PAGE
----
Harvey, Irma, José, Katia, Maria… this summer’s march of Atlantic hurricanes and tropical storms has seemed never-ending, bringing destruction to the Caribbean and the southern states of the USA. Meanwhile, here on the Canaries this summer has seen heatwaves and calimas. Has our weather changed for good, and what will that mean?
This year’s hurricane season has been the most destructive since 2005, with Hurricane Harvey the first major storm to make landfall in the USA since Katrina and Wilma, twelve years ago. In addition, hurricanes Irma, José, Katia and Maria have caused over 160 deaths and caused more than €130 billion worth of damage, mostly in the Caribbean.
It was widely expected that this year’s hurricane season would be more active than usual, and the period from June to November every year sees several storm systems arise in the central Atlantic. However, many experts have claimed that climate change may be the reason for the sheer destructiveness and intensity of this year’s storms. Hurricane Harvey, for example, gained in strength before hitting the US – an extremely rare occurrence caused by warmer water at deeper levels.
2017 is still far behind 2005 in the record books. That season not only shattered several records, but also saw Tropical Storm Delta hit the Canary islands. Forming late in the hurricane season, Delta did not move westwards like most storm systems, but headed erratically towards the east instead, causing €312 million of damage and killing 19 people on the islands.
Since Delta, the Canaries has experienced a number of storms of lesser ferocity, and many climate experts believe that climate change has increased the chance of eastward-moving storm systems. Reasons for this are complicated, but include the melting of polar ice caps, which produces effects in ocean currents that weaken the prevailing weather systems influencing the islands.
This weakening means that other weather systems have greater influence, for example; blocks of hot air from the African mainland and stormy weather from the central Atlantic. Jesús Agüera, the Canarian delegate for Spain’s meteorological agency AEMAT, stated earlier this year that trends show that storms are occurring earlier in the Canaries. “Winter is no longer the rainy season in the Canaries; now it is autumn,” he claimed. Agüera also says that local rain patterns have changed in intensity, resulting in fewer storms, but ones that are more intense.
Nevertheless, despite changes you can guarantee that Lanzarote and the Canaries will see far less rain than the rest of Europe.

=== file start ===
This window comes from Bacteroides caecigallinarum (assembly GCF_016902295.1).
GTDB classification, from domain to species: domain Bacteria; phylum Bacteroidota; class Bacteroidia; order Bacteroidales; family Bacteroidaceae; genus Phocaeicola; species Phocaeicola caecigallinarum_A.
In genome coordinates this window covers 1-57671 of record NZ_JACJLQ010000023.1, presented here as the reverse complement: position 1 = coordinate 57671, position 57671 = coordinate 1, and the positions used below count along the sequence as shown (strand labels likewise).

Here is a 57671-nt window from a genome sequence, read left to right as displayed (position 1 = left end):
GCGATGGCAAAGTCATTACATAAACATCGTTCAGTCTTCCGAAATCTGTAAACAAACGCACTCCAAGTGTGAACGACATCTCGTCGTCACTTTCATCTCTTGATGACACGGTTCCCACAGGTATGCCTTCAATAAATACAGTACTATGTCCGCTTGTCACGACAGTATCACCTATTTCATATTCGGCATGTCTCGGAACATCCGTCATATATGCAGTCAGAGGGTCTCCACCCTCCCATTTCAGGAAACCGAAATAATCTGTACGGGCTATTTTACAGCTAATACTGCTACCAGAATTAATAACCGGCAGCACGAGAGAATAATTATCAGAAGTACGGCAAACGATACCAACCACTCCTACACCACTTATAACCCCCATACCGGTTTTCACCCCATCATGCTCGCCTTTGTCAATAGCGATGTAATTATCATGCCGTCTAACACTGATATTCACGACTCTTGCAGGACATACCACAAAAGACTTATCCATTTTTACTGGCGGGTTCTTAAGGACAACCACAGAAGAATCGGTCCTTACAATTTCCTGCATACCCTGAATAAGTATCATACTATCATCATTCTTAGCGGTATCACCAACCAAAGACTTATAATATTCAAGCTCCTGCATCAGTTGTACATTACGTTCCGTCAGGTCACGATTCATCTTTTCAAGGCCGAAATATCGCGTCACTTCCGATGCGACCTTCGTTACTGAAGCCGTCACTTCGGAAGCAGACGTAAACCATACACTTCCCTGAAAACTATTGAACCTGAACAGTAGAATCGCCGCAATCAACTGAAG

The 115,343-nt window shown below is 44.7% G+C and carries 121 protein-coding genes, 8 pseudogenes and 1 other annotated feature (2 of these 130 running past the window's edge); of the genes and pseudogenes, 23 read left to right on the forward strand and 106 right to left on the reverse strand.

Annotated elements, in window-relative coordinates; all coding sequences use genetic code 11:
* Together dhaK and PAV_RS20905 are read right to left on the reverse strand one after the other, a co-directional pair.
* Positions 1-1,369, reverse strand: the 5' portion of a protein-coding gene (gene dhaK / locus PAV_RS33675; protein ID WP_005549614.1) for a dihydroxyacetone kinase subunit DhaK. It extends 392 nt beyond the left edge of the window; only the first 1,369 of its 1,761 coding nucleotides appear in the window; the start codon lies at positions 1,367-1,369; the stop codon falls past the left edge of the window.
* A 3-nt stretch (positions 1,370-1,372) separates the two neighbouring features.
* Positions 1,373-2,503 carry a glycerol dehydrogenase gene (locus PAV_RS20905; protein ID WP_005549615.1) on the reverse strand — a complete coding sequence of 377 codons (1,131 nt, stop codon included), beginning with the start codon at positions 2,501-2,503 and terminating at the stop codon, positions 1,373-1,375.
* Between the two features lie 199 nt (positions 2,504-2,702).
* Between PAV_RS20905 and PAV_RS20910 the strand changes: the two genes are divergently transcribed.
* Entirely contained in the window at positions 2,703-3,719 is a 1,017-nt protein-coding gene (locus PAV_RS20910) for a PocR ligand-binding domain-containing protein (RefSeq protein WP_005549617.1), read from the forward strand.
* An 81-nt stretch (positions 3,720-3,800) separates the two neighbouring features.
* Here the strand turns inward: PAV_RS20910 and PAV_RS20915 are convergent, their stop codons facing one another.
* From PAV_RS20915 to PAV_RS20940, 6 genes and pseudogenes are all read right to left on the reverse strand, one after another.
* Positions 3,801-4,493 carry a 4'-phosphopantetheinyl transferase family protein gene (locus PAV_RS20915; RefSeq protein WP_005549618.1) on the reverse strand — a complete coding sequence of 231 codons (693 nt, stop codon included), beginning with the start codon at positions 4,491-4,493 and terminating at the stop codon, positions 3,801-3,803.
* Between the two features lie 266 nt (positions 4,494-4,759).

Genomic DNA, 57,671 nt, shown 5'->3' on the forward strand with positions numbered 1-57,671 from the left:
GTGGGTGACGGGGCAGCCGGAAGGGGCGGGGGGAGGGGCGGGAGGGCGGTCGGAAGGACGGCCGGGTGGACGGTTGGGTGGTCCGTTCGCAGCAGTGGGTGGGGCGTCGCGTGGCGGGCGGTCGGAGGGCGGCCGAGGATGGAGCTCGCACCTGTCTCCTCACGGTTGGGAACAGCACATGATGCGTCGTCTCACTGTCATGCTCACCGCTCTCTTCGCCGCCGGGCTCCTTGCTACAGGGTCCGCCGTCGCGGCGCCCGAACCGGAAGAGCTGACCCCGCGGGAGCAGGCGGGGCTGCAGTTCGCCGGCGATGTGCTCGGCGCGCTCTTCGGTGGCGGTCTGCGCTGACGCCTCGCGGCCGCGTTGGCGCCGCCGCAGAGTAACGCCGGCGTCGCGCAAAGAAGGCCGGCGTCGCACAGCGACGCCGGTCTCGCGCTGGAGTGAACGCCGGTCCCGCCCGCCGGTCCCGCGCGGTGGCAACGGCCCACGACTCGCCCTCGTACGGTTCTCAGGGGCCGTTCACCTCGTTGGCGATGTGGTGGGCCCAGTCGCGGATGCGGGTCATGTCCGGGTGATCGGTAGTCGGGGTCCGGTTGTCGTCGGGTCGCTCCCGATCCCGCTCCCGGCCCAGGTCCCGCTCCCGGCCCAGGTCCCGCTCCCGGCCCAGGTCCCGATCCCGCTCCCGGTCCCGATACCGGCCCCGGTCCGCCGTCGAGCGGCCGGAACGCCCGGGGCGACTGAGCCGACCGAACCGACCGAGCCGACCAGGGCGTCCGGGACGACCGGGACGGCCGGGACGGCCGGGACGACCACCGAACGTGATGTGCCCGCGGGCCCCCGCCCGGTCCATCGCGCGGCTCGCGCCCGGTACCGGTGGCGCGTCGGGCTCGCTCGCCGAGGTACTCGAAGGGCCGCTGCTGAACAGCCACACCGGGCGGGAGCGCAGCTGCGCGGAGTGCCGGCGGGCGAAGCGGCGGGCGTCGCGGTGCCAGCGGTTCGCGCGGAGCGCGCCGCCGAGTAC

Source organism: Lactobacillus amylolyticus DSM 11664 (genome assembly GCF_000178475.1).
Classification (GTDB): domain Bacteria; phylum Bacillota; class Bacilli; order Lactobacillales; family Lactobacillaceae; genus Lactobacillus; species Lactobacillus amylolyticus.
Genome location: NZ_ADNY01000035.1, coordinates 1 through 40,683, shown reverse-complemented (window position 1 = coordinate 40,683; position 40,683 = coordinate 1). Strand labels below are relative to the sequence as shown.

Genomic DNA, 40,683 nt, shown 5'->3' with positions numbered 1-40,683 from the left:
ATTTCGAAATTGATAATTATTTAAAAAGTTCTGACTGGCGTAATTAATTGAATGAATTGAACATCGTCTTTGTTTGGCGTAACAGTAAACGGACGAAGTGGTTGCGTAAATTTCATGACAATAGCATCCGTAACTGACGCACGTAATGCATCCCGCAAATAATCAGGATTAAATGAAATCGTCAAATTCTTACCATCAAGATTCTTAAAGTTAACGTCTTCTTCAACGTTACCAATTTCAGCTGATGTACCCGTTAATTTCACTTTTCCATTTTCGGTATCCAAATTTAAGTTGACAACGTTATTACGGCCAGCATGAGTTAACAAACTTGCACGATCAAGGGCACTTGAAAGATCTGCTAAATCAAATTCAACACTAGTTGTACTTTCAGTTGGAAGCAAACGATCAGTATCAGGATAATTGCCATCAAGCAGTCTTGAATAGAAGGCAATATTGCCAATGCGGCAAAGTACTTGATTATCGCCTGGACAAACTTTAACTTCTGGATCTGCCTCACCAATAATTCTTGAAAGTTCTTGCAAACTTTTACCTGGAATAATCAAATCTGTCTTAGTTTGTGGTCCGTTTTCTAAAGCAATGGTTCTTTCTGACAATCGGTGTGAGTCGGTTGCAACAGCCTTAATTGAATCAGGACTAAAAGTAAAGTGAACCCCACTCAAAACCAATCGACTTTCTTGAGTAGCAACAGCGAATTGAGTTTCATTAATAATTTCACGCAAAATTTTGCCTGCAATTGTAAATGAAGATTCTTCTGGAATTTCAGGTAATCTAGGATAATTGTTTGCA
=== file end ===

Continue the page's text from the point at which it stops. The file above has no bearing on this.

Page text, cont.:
The Heat is On
Often you feel it before you see it; a close, oppressive, dry heat that is not relieved by breezes. Look out of the window and the sky seems fuzzy and blurred. It’s another calima – the dust clouds from Saharan Africa that are becoming ever more regular elements of Canarian life.Read more...
This spring and summer has seen several calimas on the islands, with temperatures reaching more than 40 degrees during the worst heatwave in August. And experts believe we can expect more. Canarian summers have, on average, risen in temperature since the early 90s, a period of time which has seen six of the hottest summers on the islands since records began in the 1940s. In contrast, the 26 coldest Canarian winters all took place last century. Meanwhile, experts say that we can expect more calimas, which are also likely to shift to earlier in the year.
The Canarian Government estimates that temperatures are rising by at least 0.17 degrees celsius every decade, while the Spanish Institute of Oceanography claims that sea temperatures are rising by at least 0.26 degrees every decade. Rising sea temperatures are also resulting in a measurable increase in sea levels, estimated at up to 6 cms in the Canaries.
Global warming has also been linked with natural phenomena such as the plagues of toxic micro-algae that closed a number of Canarian beaches this summer.
So far, record tourism figures show that climate change in the Canaries has had no effect on the islands’ main source of income, and this perhaps is due to similar unpredictable conditions in the countries where tourists come from. While Britain sweltered in a heatwave in June, the summer soon became one of the wettest on record. While the sun can be guaranteed to shine on the Canaries, it seems people will continue to flock here.
2017’s hurricane season may have prompted a backtrack from Donald Trump’s administration on withdrawal from the Paris Agreement on Climate Change. Trump’s announcement in June caused huge controversy and left the USA alongside Syria and Nicaragua as the only countries in the world outside the agreement. Since then, Trump has been forced to visit Texas, Louisiana and Florida, all of which have been battered and flooded by 2017’s seemingly endless parade of Atlantic storms.
Last month, White House officials said that Trump was “willing to work with partners if we can construct a set of terms that we believe is fair and balanced for the American people.”
What these terms may boil down to is a face-off between the USA and China, which Trump believes has received preferential treatment in the Paris Agreement. The USA, nevertheless, remains the world’s second biggest producer of carbon emissions measured per person, ranking behind only the United Arab Emirates.